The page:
​The argument about how much the sea level will rise this century has been raging in scientific circles since the 1990s. At the start, predictions of sea level rise took into account only two possible causes: the expansion of seawater as it warmed, and the melting of mountain glaciers away from the poles.

In the early Intergovernmental Panel on Climate Change reports back then, the melting of the polar ice caps was not included, because scientists could not agree whether greater snowfall on the top of the ice caps in winter might balance out summer melting. Many of them also thought Antarctica would not melt at all, or not for centuries, because it was too cold.

Both the extra snow theory and the “too cold to melt” idea have now been discounted. In Antarctica this is partly because the sea has warmed up so much that it is melting the glaciers’ ice from beneath — something the scientists had not foreseen.


February 17, 2020  Topic: History  Region: World  Blog Brand: The Buzz  Tags: AntarcticaGlobal WarmingClimate ChangeIce MeltSea Level Rise

How an Ancient Antarctic Ice Melt From 129,000 Years Ago Warns Us of a Future Sea Level Rise

Here’s what we know.

Rising global temperatures and warming ocean waters are causing one of the world’s coldest places to melt. While we know that human activity is causing climate change and driving rapid changes in Antarctica, the potential impacts that a warmer world would have on this region remain uncertain. Our new research might be able to provide some insight into what effect a warmer world would have in Antarctica, by looking at what happened more than 129,000 years ago.

We found that the mass melting of the West Antarctic Ice Sheet was a major cause of high sea levels during a period known as the Last Interglacial (129,000-116,000 years ago). The extreme ice loss caused more than three metres of average global sea level rise – and worryingly, it took less than 2˚C of ocean warming for it to occur.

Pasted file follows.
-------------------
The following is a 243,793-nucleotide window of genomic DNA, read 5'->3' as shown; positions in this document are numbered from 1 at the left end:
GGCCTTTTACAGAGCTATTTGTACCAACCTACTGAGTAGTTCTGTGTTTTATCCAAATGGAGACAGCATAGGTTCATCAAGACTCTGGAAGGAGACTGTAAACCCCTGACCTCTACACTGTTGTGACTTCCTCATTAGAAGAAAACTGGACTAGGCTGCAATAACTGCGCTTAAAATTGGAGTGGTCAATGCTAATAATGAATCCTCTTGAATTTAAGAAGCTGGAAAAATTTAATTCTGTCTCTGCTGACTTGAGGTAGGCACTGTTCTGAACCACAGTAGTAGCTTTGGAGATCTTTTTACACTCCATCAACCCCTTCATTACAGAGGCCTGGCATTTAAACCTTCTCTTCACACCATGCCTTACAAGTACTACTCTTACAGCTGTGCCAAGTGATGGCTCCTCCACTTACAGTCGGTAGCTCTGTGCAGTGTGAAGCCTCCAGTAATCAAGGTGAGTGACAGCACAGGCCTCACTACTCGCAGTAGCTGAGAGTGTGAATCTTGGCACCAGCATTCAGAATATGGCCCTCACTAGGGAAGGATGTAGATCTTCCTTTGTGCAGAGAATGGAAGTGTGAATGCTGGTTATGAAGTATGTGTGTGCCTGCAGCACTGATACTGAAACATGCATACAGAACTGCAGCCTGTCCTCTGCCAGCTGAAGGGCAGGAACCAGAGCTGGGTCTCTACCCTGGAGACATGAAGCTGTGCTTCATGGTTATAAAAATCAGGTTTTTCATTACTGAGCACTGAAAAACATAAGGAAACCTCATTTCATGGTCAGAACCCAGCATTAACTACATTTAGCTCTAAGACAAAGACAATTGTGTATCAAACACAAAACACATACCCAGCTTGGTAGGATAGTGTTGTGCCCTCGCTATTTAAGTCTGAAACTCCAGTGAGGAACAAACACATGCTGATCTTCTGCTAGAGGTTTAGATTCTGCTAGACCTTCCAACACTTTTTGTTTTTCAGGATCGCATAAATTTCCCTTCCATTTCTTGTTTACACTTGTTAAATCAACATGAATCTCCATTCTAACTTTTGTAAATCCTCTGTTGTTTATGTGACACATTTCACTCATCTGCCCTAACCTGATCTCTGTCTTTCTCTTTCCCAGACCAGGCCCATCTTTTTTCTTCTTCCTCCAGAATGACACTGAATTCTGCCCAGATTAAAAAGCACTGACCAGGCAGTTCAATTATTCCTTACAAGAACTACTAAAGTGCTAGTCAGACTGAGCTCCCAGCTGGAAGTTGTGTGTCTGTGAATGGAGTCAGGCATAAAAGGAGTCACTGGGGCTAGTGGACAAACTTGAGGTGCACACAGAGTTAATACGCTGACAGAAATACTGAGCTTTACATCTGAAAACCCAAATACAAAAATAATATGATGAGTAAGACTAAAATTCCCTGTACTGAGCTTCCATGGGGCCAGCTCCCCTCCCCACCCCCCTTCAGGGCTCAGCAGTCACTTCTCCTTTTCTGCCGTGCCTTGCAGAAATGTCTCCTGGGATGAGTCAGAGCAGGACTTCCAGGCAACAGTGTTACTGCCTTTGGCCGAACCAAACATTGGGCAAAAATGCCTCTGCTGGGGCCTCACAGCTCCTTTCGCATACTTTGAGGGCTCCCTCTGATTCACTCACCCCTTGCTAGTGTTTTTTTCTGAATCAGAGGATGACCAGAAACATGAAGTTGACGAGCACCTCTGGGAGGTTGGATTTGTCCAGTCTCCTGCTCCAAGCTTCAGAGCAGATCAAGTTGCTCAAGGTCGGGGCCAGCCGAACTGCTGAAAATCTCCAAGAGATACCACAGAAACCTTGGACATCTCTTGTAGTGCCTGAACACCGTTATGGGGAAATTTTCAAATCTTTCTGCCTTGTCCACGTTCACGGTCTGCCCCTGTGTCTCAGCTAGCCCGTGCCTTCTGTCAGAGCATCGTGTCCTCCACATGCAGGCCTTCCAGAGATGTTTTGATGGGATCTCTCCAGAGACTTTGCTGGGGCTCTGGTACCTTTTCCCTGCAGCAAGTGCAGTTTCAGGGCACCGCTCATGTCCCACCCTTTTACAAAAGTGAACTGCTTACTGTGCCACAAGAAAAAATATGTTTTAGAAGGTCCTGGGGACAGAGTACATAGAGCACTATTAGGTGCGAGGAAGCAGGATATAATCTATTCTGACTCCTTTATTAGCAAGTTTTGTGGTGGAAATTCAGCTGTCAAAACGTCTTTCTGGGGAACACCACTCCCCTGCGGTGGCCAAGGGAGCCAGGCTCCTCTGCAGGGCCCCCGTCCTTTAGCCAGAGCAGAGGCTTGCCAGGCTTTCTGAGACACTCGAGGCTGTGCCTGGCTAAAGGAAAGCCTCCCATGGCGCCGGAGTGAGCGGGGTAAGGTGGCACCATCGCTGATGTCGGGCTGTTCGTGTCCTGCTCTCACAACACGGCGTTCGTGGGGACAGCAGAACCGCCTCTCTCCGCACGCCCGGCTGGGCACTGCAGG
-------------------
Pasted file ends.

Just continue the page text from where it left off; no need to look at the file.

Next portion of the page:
To conduct our research, we travelled to an area on the West Antarctic Ice Sheet and drilled into so-called blue ice areas to reconstruct the glacial history of this ice sheet.

Blue ice areas are areas of ancient ice which have been brought to the surface by fierce, high-density winds, called katabatic winds. When these winds blow over mountains, they remove the top layer of snow and erode the exposed ice. As the ice is removed by the wind, ancient ice is brought to the surface, which offers insight into the ice sheet’s history.

While most Antarctic researchers drill deep into the ice to extract their samples, we were able to use a technique called horizontal ice core analysis. As you travel closer to the mountains of the ice sheet, the ice that been brought to the surface by these winds progressively gets older. We then were able to take surface samples on a straight, horizontal line across the blue ice area to reconstruct what happened to the ice sheet in the past.